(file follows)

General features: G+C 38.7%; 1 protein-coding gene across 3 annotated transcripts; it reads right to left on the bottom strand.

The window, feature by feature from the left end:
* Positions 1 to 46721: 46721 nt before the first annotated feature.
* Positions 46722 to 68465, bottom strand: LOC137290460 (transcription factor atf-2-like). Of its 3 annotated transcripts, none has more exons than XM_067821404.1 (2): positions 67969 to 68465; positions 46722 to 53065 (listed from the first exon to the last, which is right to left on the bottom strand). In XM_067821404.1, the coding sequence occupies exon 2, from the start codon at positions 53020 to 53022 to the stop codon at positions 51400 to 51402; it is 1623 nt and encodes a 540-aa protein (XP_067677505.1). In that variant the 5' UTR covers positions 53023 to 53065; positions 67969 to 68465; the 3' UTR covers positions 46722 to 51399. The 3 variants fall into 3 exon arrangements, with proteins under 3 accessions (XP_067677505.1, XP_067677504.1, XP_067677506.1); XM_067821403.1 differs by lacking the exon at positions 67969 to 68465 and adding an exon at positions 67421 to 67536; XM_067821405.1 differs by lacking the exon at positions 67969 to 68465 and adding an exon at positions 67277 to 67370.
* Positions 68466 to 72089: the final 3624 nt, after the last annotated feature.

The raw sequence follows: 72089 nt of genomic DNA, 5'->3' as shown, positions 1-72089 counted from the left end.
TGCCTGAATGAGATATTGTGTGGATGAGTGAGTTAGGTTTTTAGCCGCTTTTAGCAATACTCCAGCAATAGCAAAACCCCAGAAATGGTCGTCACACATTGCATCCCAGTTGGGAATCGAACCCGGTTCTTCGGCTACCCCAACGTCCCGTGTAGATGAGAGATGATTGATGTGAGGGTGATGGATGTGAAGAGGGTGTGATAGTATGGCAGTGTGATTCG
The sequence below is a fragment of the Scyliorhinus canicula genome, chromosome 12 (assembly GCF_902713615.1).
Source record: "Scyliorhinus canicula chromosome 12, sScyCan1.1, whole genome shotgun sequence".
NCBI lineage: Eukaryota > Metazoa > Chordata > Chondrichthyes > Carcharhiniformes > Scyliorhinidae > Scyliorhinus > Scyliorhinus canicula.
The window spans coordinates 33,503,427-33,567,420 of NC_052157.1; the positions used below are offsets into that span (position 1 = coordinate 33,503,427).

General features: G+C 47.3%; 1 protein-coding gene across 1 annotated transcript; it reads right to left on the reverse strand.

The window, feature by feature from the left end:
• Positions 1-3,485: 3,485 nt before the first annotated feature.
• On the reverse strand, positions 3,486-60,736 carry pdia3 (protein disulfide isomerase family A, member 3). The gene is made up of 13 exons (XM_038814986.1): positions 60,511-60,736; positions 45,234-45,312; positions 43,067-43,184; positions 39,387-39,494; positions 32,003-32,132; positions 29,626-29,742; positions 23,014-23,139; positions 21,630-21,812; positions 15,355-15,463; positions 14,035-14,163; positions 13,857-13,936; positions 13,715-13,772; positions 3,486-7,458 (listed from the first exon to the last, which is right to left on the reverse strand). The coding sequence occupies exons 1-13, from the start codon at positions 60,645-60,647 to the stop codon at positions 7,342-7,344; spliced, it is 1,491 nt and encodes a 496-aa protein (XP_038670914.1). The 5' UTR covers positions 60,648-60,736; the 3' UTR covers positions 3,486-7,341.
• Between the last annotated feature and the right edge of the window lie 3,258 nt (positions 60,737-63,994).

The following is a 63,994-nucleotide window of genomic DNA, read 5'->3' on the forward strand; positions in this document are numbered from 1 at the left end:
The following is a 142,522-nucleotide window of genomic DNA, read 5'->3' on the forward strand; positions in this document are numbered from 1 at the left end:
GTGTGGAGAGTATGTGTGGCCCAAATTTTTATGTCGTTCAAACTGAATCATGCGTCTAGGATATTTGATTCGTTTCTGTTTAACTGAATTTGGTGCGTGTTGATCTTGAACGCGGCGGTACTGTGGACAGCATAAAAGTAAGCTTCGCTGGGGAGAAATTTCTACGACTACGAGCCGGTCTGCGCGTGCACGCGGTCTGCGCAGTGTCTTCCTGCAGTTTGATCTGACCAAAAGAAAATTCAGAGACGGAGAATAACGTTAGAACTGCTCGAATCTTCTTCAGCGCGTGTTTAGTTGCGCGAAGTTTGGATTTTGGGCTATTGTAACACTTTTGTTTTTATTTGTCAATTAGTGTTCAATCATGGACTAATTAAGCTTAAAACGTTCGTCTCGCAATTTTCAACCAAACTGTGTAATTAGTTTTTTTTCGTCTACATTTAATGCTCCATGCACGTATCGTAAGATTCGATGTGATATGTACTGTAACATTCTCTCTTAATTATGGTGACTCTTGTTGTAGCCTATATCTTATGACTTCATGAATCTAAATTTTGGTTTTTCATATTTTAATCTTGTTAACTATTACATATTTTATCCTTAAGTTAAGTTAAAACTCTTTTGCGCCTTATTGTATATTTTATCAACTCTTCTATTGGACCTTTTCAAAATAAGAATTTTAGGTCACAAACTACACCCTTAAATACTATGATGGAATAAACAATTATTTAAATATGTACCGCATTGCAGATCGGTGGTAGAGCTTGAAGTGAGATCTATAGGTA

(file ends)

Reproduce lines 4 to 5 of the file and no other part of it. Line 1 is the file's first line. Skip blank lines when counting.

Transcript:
* Positions 46722 to 68465, bottom strand: LOC137290460 (transcription factor atf-2-like). Of its 3 annotated transcripts, none has more exons than XM_067821404.1 (2): positions 67969 to 68465; positions 46722 to 53065 (listed from the first exon to the last, which is right to left on the bottom strand). In XM_067821404.1, the coding sequence occupies exon 2, from the start codon at positions 53020 to 53022 to the stop codon at positions 51400 to 51402; it is 1623 nt and encodes a 540-aa protein (XP_067677505.1). In that variant the 5' UTR covers positions 53023 to 53065; positions 67969 to 68465; the 3' UTR covers positions 46722 to 51399. The 3 variants fall into 3 exon arrangements, with proteins under 3 accessions (XP_067677505.1, XP_067677504.1, XP_067677506.1); XM_067821403.1 differs by lacking the exon at positions 67969 to 68465 and adding an exon at positions 67421 to 67536; XM_067821405.1 differs by lacking the exon at positions 67969 to 68465 and adding an exon at positions 67277 to 67370.
* Positions 68466 to 72089: the final 3624 nt, after the last annotated feature.